Wednesday, November 16, 2016

Fringed Polartec Vest Tutorial

 When I was cutting out this fun fringed vest, I had unfolded the fabric to cut out the vest on a single layer of fabric. Suddenly, I realized that I didn't know which side was the right side of the fabric.
  Here is a quick test to help yourself decide
 which side is the right side:

Fleece fabrics curl to the right side when pulled along the selvage edges and curl to the wrong side when stretched on the crossgrain.

Some fleece fabrics also repel water because they are made from 100% polyester fibers and fleece pile fabrics are made from a blend of polyester and acrylic fibers. Since these fibers are hydrophobic , meaning that they retain very little water, they are great for outerwear.
To test for water repellency, just pour water on both sides of the fleece. If it beads up better on one side than the other, I would use that side as my right side when cutting out a water resistant jacket, for example. 

The fleece used in this vest was a medium weight and double sided, which means it was fuzzy on both sides. 

When I cut this vest out I lengthened it so the fringe would extend past her hips. Notice on the picture that I used the curve from the original vest pattern, and designed the back of the vest to be longer at the center back.
   On the side and shoulder seams, I gently finger pressed the seam open and then top-stitched on both sides of the seam. NEVER place an iron directly on the fabric. Since the fibers in the fleece are polyester and acrylic, the loft of the fabric will flatten by the heat and you can't change that.... it won't puff back up when the fabric cools.
   When cutting my fringe, I measured the desired fringe length and placed a row of pins in the fabric to indicate where to stop cutting the fringe.

 Then I used a see-through ruler and rotary cutter to cut my fringe to the desired width.
 It was so easy using the rotary cutter. 


Monday, November 14, 2016

Emoji Polartec Vest

Emoji Power!

Kids love emoji. I bought this emoji graphic t-shirt and a pair of emoji jeans from Justice for my granddaughter.
Then I added my own creation... this double layer emoji vest.
I used reverse applique to make a large emoji on the back of the vest.

Here are some "how-to's" about reverse applique on Polartec fleece.
 1. Because Polartec fleece does not ravel, it is perfect for this technique. Choose a medium weight fleece so you will have clean, sharp edges.
2.   There is no need to put stabilizer behind the shape because you will be straight stitching and not zigzagging the outline so the fabric won't stretch out of shape.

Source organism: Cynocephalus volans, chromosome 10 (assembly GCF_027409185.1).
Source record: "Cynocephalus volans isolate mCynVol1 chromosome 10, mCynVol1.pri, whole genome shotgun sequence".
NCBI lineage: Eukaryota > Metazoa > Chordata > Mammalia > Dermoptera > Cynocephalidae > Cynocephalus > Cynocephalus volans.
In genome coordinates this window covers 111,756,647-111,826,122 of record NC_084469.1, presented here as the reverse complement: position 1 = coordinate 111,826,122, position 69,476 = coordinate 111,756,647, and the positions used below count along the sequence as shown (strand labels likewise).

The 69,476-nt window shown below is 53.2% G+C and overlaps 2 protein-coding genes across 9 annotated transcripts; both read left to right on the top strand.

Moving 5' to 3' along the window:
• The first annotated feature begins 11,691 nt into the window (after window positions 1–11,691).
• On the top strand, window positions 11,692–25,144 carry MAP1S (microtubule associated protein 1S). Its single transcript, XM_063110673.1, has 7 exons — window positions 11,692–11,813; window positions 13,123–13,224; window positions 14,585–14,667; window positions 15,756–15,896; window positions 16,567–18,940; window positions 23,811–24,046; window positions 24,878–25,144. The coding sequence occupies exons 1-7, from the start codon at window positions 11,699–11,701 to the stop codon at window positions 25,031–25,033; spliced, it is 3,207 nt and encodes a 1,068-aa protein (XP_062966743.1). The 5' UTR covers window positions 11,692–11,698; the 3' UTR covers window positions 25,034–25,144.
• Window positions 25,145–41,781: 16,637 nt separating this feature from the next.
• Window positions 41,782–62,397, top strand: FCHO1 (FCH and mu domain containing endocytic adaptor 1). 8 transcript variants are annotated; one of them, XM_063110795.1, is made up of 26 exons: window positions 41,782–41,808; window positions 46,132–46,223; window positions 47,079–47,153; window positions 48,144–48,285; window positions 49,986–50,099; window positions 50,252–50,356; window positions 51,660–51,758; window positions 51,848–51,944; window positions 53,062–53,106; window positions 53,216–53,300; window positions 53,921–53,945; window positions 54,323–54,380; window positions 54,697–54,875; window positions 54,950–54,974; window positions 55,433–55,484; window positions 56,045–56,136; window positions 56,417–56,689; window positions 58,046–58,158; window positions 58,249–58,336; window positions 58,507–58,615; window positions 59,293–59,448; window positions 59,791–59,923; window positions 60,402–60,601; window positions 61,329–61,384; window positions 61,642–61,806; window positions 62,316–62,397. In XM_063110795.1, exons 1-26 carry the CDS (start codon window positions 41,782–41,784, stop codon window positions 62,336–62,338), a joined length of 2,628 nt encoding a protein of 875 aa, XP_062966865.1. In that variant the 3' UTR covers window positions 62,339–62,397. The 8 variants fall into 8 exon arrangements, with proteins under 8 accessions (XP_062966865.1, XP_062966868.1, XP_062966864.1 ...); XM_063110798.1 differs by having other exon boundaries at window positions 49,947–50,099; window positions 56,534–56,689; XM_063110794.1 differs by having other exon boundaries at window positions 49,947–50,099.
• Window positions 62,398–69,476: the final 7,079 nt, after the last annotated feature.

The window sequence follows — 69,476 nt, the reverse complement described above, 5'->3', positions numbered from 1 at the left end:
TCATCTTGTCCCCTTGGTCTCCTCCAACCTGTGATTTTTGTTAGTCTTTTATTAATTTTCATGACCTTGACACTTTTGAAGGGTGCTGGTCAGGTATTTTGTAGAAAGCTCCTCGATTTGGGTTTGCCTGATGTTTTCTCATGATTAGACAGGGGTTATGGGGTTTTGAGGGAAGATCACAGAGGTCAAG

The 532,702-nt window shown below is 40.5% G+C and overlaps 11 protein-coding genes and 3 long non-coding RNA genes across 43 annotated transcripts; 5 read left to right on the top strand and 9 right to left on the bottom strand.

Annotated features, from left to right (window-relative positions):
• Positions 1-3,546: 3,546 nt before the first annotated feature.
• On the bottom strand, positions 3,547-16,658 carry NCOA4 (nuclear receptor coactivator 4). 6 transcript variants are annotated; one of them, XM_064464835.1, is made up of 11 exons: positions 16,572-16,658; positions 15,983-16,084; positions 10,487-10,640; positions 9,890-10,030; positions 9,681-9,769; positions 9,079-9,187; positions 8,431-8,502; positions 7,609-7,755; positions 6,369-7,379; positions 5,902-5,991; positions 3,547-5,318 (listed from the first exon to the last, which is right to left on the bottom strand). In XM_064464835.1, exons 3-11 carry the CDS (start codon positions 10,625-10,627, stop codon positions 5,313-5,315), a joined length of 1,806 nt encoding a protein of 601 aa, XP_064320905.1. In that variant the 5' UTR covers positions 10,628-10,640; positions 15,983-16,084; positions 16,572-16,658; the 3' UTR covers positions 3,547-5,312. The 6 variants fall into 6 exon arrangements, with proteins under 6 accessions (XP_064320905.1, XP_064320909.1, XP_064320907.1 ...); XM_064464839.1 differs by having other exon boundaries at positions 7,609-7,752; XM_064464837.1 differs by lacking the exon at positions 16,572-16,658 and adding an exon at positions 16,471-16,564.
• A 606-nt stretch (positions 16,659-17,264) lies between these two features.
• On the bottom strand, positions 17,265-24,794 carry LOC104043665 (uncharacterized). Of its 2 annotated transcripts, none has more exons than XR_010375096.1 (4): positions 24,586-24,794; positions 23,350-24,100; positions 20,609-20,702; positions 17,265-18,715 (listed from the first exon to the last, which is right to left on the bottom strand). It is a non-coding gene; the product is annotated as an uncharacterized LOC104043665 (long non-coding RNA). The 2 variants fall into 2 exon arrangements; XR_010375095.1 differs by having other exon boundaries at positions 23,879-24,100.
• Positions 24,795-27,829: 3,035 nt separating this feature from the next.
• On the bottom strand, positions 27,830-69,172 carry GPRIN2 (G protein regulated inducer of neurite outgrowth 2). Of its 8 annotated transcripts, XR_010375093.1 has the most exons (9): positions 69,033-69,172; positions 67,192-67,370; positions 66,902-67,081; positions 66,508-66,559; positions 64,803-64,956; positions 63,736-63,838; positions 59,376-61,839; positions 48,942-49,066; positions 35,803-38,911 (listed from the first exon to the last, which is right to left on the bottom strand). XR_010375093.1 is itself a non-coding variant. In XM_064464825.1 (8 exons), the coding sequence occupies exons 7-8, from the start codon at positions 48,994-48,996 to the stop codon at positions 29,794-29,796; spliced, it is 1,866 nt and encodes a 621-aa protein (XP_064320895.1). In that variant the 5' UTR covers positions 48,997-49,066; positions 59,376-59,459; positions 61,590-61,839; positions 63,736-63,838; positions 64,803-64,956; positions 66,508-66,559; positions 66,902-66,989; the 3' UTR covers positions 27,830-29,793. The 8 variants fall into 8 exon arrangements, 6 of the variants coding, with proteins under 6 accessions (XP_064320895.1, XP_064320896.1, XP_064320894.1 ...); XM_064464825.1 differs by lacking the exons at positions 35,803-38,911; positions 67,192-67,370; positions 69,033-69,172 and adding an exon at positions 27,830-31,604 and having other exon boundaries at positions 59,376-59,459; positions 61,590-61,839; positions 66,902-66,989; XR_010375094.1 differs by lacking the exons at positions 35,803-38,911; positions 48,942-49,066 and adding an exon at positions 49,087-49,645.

3.  Place the two edges together and baste the outer edges of the layers together.  Trace your shape on the top fabric using a Chacopel Pencil from Clover. They mark easily on fleece and stay marked until you rub out the marks. Be careful and don't over-sharpen- just to a medium point. (A fine point will break too easily.) I ordered my pencil kit from Walmart and picked it up at my local store, though I'm sure they are available at other stores you might have in your area.

4.  I used 2 different colors of thread in the needle and bobbin to match each fleece color.
5. Straight stitch around the shape. (This would be a great place to use an outline stitch in some machine embroidery pre-made patterns too.) 
6.  Using sharp scissors, carefully trim away the inside of the motif, TRIMMING JUST THE TOP LAYER! This will reveal the contrast fleece underneath.  


Sunday, November 13, 2016

Enhance Ready-Made Clothing with Your Sewing Skills

I love to use my sewing skills to enhance clothing
 that I purchase at a retail outlet.

For example, I bought this scarf at Justice, 
but it didn't have the fushia pink color 
in the thread pompoms that hung from the edge of the scarf.
So I made a few thread pompoms with embroidery thread and replaced a few colors that were all ready on the scarf.

It made all the difference in the finished outfit.

Look at how the Polartec fleece skirt topper, that I made to go over a pair of Justice leggings, now pulls the whole outfit together.


P.S.  Here is an internet source for the Polartec skirt topper fabric:

Saturday, November 12, 2016

Sewing with Polartec Fleece: Jacket, Hat and Skirt




Fabric Obtained 

Sunday, October 30, 2016

Manniquin Christmas Tree: A Woodland Fairy

Last year, I posted about the Christmas Tree that I made using a mannequin. 

  Well, she's changing into a Woodland Fairy Christmas Tree.   

First, I started with the evergreen base that has tiny twinkle lights woven into the evergreens.